Despite only having done this kata with my regular language of choice this was still a very good exercise in parsing unconvential data structures. Having to think about how to parse characters that are actually 3 lines high is pretty interesting, and I think I found a decent solution given the time constraints I had.

Kata 3: Pig Latin

After lunch it was time for the third kata of the day: Pig Latin. I had never heard of this one before so it was very interesting to first brainstorm about the best way to actually do this. An added difficulty was the fact that the wheel of languages gave me Elixir, a functional language in which everything is immutable. It was quite a paradigm shift for me, since I'm not used to functional programming, so it was quite interesting to combine these two unknowns.

Getting started with Elixer was quite hard. Having to think in such a different way made it extremely hard to get started by searching the web and reading the documentation I eventually got some code up and (nearly) running. Unfortunately I ran out of time before having a fully functional application, so this is one that I need to finish at a later date. I have saved my progress, so I can try and finish it.

Is it a problem that I didn't finish in time? Nope! Failure is the best way of learning, and I surely bumped my head a couple of times trying to implement this in Elixir. But I learned a lot from the experience, so it was definitely worth it.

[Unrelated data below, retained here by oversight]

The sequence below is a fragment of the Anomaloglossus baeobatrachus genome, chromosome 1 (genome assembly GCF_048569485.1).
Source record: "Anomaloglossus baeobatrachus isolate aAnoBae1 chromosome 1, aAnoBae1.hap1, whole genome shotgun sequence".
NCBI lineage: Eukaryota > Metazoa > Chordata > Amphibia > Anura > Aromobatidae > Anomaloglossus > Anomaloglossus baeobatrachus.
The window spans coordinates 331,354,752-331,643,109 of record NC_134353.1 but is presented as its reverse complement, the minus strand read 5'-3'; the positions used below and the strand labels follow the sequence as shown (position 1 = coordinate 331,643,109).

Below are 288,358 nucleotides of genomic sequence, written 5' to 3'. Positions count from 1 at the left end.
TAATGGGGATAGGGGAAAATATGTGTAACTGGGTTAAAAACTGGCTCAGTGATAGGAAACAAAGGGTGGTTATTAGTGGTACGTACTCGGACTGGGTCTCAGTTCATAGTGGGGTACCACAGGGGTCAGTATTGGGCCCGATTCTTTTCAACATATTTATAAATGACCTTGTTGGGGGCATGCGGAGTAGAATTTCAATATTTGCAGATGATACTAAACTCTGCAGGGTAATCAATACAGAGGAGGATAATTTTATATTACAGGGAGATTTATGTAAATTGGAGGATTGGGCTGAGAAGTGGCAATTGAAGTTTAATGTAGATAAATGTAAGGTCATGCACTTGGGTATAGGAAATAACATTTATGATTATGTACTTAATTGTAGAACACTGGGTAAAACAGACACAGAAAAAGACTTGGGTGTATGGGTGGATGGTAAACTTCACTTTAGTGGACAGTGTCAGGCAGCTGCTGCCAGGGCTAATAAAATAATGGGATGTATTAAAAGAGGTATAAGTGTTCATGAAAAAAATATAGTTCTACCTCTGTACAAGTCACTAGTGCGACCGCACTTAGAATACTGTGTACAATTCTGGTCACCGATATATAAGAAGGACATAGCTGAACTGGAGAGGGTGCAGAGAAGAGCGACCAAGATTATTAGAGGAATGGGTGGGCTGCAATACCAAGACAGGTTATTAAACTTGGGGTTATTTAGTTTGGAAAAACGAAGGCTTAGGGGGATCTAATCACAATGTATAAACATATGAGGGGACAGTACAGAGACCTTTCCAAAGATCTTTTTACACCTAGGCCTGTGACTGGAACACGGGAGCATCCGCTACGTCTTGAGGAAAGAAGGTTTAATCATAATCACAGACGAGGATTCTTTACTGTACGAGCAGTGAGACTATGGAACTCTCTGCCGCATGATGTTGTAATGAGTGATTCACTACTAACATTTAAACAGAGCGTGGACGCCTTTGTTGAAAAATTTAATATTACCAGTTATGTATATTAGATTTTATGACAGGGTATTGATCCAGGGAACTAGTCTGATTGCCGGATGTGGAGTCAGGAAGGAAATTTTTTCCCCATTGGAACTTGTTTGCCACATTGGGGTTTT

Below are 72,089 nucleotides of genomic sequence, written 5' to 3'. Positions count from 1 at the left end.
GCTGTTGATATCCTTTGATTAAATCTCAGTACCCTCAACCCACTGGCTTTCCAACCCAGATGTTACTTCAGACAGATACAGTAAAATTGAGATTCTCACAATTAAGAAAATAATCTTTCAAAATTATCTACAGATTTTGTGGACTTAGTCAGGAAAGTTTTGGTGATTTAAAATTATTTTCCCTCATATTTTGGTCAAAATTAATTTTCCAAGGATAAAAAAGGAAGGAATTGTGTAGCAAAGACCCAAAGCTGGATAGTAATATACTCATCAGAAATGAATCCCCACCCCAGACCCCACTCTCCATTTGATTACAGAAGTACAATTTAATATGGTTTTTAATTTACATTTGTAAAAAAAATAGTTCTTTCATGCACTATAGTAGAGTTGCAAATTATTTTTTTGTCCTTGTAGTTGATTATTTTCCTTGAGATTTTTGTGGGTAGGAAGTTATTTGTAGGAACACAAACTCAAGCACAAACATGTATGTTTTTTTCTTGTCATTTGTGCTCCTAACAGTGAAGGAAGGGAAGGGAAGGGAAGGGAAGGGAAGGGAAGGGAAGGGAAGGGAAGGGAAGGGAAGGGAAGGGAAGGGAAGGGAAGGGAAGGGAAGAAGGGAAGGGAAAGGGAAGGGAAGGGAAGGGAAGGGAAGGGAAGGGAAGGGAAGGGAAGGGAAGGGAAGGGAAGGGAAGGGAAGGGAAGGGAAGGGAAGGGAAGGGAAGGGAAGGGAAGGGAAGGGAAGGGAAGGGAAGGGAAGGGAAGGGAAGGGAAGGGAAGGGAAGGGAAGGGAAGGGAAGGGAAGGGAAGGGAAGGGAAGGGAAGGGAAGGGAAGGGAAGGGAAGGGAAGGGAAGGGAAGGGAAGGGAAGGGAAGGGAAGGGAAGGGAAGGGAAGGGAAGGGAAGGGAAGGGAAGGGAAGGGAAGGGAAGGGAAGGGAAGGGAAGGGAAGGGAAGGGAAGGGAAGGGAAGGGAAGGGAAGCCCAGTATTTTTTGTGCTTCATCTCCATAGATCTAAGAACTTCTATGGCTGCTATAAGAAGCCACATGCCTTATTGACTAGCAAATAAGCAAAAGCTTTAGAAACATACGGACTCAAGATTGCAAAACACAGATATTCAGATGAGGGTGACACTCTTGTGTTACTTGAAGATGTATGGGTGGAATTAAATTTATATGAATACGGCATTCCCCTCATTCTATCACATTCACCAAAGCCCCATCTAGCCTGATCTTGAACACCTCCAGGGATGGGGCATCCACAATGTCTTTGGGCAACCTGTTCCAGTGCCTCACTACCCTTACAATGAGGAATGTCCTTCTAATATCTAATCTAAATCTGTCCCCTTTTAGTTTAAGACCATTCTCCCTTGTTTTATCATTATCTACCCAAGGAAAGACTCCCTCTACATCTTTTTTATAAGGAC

Kata 4: Blackjack

After lunch Clara, whom I met at WeCamp 2017, sat down next to me and as Blackjack was presented we decided to do pair programming on the last kata of the day. And that last kata turned out to be Blackjack, which has some interesting challenges to solve. Clara spun Python, which I quite liked since I never got to solving kata 2 in Python, and we started implementing Blackjack in Python.

The idea was to write a piece of code that would get a set of "hands" and determine the winner of that round. For instance:

Clara: Q, J Skoop: 9, K, 5 Jopie: 7, 5

The code should determine that Clara has 20 points, Skoop has 24 points and Jopie has 12 points, leaving Clara the winner since she has the highest score that does not exceed 21.